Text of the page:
Double feature in sky is big hit Comet, lunar eclipse draw large crowd of amateur astronomers

March 24, 1997|By Scott Shane | Scott Shane,SUN STAFF

In the west, the comet appeared from a crystal-blue sky over the Hyatt Regency Hotel. In the east, the soon-to-be-eclipsed full moon, reddish Mars riding above it, rose over the Rusty Scupper restaurant.

And peering at the sky through a forest of streetlights were hundreds of people celebrating what promised to be one of the great evenings in the history of urban astronomy, until clouds rolled in to eclipse the eclipse.

It was a night for amateurs, the folks who ordinarily wouldn't know Hale-Bopp from be-bop and are a little hazy on how a light-year is different from a regular year.

People such as Mary Pat Melito, a Revco pharmacist from Towson who "can pick out Orion on a good night," but who seemed to win the unofficial honor of First Comet Spotter.

"I think that's it! Straight above the second bump on that building! Across from that tower! The fuzzy thing!" cried Melito, 40, as people craned their necks and shaded their eyes and picked it out in the darkening sky.

A police helicopter rumbled past, its occupants looking earthward, their minds on less celestial developments.

For a couple of blessed hours, before the weather taught the beginners how frustrating a hobby astronomy can be, it was a festival of astronomical proportions on the plaza in front of the Maryland Science Center, as the crowd peaked with more than 300 people in line for a look through a dozen telescopes provided by the center and volunteers from the Baltimore Astronomical Society.

Families drove in from the suburbs -- reversing the advice usually given to those who want to see the stars. Couples decided to take in the sky instead of a movie. Conventioneers, Harborplace diners and even a high school lacrosse team from upstate New York meandered past, stopped to find out what the fuss was about and stayed to gaze.

"This is as big a nighttime crowd as I can remember," said Jim O'Leary, director of the center's Davis Planetarium and unofficial master of ceremonies at many nights of skywatching.

As his son, Brendan, 13, handed out star charts, O'Leary held aloft a softball and explained that, if Hale-Bopp were that size, its tail would reach to Boston. Actually, at 25 miles across, its icy core is about the size of metropolitan Baltimore, and its vaporous tail may be 100 million miles long, he said.

The crowds were lured by the coincidence of last night's almost-total lunar eclipse -- behind those clouds at 11: 40 p.m., 92 percent of the moon was darkened by the earth's shadow -- with one of the few comets in this century bright enough to be visible even amid city lights.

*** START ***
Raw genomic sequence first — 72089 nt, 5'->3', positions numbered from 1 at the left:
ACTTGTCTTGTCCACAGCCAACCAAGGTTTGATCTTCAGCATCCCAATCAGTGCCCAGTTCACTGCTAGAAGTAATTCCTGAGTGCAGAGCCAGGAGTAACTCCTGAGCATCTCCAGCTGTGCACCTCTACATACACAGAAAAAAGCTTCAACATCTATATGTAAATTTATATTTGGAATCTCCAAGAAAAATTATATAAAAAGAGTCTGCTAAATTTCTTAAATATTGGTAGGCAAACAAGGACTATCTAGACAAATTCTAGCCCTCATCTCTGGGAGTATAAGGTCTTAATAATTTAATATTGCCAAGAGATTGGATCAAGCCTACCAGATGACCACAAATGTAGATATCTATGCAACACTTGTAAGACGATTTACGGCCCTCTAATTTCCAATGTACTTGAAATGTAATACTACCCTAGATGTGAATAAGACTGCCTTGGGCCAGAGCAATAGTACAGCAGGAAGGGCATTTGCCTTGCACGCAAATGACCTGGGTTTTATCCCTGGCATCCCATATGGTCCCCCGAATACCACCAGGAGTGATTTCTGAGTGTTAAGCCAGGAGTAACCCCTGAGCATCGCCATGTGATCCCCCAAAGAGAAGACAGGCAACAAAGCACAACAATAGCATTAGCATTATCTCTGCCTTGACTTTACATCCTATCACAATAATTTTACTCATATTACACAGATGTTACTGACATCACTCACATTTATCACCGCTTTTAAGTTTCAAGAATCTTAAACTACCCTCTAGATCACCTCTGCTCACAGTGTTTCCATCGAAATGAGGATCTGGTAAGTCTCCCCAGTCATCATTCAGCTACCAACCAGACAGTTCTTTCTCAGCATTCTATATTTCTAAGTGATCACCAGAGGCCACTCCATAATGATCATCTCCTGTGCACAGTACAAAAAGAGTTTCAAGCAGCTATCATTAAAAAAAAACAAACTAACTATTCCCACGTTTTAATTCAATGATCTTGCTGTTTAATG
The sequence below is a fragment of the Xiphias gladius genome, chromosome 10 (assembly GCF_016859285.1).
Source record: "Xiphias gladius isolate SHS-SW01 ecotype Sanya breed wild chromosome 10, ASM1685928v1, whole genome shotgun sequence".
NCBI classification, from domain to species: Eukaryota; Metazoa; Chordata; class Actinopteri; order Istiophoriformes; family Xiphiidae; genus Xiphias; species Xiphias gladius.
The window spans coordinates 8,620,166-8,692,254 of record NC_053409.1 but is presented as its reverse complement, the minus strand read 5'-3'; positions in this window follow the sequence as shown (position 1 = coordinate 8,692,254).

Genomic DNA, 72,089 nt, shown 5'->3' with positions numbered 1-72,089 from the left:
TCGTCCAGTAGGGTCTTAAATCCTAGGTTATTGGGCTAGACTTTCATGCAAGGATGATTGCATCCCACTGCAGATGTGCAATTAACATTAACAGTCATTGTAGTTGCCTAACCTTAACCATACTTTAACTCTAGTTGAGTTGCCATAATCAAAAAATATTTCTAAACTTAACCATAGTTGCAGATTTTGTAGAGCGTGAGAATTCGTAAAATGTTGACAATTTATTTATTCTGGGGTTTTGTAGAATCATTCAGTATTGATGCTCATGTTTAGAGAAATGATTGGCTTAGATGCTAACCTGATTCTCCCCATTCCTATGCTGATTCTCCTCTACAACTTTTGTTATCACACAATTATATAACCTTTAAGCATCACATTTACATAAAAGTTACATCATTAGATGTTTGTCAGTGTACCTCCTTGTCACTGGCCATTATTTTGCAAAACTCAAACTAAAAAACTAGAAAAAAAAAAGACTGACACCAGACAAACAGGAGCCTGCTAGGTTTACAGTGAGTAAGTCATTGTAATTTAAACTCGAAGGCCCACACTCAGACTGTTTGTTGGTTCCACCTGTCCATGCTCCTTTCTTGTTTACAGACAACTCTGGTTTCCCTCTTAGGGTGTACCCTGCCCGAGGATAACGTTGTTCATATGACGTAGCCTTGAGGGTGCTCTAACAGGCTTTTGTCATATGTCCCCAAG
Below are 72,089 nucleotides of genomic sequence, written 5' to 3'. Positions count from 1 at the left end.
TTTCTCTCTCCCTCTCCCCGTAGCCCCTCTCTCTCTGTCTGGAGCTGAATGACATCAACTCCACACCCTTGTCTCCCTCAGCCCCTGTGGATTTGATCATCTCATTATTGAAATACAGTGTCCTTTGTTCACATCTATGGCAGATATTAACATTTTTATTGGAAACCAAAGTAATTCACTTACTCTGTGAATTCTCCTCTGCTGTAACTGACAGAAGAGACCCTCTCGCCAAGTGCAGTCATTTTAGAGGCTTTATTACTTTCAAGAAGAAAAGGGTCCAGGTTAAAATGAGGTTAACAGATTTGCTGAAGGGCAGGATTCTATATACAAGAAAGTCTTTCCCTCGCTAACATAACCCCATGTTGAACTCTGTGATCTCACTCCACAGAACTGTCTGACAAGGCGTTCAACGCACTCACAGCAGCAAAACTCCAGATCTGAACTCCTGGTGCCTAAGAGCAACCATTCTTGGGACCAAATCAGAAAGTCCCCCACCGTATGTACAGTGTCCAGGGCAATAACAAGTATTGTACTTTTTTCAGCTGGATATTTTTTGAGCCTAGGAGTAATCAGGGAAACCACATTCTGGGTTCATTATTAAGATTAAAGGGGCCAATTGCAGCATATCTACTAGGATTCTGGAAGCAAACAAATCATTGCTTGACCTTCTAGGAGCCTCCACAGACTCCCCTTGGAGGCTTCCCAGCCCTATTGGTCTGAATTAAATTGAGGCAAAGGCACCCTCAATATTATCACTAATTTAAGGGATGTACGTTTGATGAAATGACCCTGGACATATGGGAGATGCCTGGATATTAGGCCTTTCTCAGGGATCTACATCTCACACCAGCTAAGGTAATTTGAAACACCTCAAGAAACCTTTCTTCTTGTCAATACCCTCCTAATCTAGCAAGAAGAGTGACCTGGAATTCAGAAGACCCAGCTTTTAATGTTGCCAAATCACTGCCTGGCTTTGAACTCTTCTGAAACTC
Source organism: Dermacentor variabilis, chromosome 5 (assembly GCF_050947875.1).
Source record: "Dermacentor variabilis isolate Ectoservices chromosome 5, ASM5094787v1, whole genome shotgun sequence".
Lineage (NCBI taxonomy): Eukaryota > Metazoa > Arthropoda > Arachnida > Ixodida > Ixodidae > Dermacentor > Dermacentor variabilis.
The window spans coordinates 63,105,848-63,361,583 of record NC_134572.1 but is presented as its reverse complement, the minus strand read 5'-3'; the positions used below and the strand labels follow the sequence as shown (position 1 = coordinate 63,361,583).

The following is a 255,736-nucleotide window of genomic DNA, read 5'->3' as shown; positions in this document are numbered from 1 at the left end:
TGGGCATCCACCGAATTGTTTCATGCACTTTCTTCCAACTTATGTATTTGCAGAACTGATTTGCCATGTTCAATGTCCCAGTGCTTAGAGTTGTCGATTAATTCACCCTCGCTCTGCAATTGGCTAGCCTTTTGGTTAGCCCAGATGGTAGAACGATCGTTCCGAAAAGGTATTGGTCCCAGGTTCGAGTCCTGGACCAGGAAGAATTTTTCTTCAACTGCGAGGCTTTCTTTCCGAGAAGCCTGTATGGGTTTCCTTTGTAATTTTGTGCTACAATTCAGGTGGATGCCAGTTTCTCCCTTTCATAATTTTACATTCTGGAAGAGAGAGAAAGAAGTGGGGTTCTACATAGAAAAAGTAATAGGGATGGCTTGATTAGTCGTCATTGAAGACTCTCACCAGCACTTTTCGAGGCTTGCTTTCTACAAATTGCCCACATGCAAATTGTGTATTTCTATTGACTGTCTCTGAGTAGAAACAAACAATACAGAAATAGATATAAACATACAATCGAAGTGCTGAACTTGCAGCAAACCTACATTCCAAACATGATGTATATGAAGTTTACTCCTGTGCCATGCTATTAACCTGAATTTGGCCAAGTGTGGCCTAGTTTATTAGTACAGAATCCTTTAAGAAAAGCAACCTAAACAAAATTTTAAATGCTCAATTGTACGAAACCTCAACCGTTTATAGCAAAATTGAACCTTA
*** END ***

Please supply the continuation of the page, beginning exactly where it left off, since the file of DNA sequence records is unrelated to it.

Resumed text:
Jerry Burchett had given his wife, Dawn, a small telescope for Christmas in 1995. She hadn't used it much -- mostly just to look at craters of the moon in front of their house in Waverly, standing in the middle of Homestead Street with Jerry watching out for cars.

But last night Dawn Burchett, 42, skipped church -- "and it's revival week" -- and drove downtown to train her telescope on the comet.

By 7: 30, she had been transformed into an expert, as 50 people stood in line to share her scope and peppered her with science questions.

Jerry stood next to her with a pair of binoculars, revealing to a smaller line the greatest secret of amateur astronomy: that you can spot things more easily with binocs and see them almost as well as with a telescope.

Mary Therese Hewins hefted her squirming 4-year-old son, Robert, to the eyepiece of the Burchett scope until he squealed and proclaimed, "It's a shooting star!" Then he trotted off to the harbor's edge with his sister, Laura, 7.

Their father, Dan Hewins, 43, teaches physics and chemistry at High Point High School in Prince George's County. He first spotted the comet on a 4: 30 a.m. jog two weeks ago and has used it to introduce his students to the wonders of astronomy.

"It's terrific timing because we just finished studying Kepler's PTC Laws," which govern the elliptical orbits of bodies around the sun, Hewins said.

For his students, whose world usually does not extend much beyond their favorite fast-food hangouts, astronomy offers a different perspective.

"I try to impress the kids -- 2,000 miles in our lives is a long way. Thirty million miles is incomprehensible to us. But in space, that's nothing," he said.

Gazing at the night sky, Hewins said, is a pleasant contrast with plenty of popular entertainment.

"It's one of the last things," he said, "that's free, wholesome and healthy."

Pub Date: 3/24/97

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